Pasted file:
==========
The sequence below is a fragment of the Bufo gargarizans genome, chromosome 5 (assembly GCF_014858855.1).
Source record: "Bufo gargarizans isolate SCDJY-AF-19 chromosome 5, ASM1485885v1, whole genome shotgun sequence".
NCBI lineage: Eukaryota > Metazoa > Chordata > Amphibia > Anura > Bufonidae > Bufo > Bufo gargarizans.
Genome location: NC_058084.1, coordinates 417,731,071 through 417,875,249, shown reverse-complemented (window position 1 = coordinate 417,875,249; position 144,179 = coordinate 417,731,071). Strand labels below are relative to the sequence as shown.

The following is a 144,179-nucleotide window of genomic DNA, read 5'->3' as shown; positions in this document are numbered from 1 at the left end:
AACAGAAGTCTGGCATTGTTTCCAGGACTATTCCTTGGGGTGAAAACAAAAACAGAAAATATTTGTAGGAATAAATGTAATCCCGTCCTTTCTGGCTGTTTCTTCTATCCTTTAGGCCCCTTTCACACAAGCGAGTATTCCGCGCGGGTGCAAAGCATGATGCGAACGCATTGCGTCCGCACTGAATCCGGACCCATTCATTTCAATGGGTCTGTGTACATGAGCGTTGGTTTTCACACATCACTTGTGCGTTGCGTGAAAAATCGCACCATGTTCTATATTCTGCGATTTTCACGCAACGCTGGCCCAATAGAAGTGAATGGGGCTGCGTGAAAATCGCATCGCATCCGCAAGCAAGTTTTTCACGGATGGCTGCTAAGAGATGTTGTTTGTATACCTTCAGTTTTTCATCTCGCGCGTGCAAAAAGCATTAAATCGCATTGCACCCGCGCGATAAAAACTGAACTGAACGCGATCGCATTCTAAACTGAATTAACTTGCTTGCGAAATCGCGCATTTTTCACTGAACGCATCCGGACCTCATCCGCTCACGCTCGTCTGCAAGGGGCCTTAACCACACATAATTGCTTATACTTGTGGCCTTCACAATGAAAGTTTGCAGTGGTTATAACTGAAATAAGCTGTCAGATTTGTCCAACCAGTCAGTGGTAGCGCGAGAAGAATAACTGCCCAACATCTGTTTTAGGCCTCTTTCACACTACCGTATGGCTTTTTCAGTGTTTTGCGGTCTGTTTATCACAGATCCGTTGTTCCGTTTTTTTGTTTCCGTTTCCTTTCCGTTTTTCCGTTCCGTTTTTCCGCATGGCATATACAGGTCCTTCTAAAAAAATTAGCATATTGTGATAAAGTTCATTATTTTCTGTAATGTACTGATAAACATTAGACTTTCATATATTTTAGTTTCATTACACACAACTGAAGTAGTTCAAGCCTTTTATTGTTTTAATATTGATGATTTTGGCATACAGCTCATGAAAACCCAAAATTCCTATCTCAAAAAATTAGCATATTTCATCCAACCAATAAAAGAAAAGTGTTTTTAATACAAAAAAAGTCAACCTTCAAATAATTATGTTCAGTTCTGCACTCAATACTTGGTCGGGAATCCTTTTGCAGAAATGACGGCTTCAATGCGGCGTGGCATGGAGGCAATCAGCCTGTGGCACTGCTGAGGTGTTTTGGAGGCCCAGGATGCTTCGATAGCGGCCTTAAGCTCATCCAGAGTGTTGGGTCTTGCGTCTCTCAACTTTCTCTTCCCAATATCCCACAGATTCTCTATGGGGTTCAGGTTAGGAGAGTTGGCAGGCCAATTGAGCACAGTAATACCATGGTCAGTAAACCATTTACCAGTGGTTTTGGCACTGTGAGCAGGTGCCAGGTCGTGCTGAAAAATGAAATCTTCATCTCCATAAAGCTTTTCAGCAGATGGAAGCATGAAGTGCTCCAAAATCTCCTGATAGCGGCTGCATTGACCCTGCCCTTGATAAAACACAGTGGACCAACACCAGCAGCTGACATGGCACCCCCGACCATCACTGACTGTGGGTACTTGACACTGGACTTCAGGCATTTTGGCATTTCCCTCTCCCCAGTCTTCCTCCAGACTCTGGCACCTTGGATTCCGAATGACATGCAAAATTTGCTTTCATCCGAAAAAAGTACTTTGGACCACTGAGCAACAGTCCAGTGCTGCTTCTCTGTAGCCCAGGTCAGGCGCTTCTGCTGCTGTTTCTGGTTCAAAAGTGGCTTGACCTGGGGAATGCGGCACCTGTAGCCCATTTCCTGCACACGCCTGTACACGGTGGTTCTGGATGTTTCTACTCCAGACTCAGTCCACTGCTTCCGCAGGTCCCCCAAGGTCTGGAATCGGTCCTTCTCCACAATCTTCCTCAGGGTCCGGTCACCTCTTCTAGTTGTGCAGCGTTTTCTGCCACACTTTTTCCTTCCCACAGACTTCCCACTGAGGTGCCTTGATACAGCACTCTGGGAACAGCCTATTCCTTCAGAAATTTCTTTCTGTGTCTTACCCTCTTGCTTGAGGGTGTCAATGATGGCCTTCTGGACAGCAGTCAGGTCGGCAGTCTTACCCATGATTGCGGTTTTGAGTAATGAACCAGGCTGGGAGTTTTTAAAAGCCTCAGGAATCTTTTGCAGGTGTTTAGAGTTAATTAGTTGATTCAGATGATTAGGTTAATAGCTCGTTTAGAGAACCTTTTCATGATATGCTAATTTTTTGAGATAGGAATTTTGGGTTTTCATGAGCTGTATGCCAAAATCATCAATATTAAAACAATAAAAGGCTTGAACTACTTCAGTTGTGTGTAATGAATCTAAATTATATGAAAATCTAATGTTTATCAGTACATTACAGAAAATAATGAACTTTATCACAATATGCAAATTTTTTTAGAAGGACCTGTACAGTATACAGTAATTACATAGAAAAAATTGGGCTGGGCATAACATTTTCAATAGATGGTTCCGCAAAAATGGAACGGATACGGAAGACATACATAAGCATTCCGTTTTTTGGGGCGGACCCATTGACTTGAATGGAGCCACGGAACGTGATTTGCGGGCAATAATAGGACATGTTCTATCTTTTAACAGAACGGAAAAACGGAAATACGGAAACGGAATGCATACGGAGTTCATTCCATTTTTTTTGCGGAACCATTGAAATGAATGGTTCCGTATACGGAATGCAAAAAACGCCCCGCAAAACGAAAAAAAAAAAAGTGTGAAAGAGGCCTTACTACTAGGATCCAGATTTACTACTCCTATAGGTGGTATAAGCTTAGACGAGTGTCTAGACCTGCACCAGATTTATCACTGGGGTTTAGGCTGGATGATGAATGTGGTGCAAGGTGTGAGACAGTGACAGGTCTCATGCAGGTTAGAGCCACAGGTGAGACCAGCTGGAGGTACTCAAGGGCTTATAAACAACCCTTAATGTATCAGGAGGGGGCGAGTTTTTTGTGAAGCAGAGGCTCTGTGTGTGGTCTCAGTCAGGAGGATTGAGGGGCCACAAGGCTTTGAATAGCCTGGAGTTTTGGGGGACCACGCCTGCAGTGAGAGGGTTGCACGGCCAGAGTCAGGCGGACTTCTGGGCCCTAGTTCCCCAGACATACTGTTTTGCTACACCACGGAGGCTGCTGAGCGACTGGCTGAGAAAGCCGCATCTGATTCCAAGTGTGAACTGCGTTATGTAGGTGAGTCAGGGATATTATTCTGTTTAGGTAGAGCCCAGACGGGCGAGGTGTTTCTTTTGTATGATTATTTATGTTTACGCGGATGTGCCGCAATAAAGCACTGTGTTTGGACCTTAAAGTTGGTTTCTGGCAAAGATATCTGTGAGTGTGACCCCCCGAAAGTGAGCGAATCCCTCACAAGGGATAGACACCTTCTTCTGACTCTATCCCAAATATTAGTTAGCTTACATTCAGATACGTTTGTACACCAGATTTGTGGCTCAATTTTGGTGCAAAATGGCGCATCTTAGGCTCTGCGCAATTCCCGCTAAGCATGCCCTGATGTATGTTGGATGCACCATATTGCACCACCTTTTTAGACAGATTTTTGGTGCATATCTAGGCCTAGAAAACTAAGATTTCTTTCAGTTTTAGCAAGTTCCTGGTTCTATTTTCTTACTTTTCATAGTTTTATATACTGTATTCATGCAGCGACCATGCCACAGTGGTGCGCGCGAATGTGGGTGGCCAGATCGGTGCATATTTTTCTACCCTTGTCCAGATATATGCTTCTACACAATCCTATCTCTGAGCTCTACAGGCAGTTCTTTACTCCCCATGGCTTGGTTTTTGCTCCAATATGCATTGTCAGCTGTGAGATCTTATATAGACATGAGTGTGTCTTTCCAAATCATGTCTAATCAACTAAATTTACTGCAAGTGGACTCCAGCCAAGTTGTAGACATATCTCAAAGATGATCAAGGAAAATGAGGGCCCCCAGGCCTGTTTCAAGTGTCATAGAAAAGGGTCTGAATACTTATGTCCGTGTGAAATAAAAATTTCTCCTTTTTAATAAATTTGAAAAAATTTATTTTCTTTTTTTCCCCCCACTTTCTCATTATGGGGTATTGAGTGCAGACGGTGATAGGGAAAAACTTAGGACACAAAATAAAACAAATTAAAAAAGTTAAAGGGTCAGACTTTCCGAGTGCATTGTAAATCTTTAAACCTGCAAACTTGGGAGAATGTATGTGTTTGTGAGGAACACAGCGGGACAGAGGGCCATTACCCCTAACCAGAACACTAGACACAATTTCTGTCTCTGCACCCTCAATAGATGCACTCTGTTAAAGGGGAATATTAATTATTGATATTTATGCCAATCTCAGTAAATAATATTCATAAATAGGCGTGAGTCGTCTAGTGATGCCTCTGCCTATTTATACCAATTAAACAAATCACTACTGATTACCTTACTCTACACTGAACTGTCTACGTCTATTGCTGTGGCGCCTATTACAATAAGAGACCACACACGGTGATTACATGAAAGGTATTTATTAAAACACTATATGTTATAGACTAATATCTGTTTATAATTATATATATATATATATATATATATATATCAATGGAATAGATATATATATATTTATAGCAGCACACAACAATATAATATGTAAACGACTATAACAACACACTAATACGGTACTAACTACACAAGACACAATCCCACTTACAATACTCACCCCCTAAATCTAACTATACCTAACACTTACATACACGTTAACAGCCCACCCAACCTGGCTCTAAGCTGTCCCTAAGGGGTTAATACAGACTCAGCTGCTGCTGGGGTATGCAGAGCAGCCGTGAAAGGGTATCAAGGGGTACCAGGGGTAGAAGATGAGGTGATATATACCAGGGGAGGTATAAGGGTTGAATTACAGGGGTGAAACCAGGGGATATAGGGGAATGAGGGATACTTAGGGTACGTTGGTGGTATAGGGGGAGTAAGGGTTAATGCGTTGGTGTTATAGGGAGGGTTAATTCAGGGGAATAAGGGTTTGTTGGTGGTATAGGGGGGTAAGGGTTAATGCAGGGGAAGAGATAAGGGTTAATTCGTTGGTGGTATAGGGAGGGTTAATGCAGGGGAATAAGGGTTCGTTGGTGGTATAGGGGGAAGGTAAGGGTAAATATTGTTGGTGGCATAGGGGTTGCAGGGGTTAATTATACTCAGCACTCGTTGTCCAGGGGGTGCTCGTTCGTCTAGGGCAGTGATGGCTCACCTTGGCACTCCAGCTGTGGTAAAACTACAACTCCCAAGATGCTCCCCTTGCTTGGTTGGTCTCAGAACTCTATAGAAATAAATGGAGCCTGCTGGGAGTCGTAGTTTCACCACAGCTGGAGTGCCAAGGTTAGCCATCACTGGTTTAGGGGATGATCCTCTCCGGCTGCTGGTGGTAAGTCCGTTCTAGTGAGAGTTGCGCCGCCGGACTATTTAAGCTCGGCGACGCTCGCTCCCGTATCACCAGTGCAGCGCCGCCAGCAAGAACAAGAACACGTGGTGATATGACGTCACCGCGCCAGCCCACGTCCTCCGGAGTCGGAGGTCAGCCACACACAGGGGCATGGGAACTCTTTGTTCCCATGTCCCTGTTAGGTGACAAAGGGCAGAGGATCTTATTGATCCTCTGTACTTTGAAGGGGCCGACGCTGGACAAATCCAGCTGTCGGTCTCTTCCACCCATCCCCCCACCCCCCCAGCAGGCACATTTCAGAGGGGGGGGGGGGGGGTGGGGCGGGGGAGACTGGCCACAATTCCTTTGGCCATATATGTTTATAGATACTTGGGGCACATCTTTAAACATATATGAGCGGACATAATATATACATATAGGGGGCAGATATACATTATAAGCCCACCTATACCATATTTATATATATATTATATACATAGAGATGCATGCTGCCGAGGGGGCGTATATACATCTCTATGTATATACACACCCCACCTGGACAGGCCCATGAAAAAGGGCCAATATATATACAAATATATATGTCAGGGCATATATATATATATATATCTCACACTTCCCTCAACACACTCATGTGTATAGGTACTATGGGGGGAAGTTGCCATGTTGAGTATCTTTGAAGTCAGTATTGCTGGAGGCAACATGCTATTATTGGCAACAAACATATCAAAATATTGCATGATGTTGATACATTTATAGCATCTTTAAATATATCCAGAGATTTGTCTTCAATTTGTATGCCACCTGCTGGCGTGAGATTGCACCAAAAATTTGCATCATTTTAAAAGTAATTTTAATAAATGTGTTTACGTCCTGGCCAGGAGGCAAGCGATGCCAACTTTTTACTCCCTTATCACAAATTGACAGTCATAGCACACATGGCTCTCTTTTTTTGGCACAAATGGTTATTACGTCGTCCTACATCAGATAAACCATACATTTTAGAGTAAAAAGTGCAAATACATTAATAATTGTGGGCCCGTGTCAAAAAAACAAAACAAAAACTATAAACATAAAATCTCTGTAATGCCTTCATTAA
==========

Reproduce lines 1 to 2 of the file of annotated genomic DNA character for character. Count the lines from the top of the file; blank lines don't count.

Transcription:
The sequence below is a fragment of the Bufo gargarizans genome, chromosome 5 (assembly GCF_014858855.1).
Source record: "Bufo gargarizans isolate SCDJY-AF-19 chromosome 5, ASM1485885v1, whole genome shotgun sequence".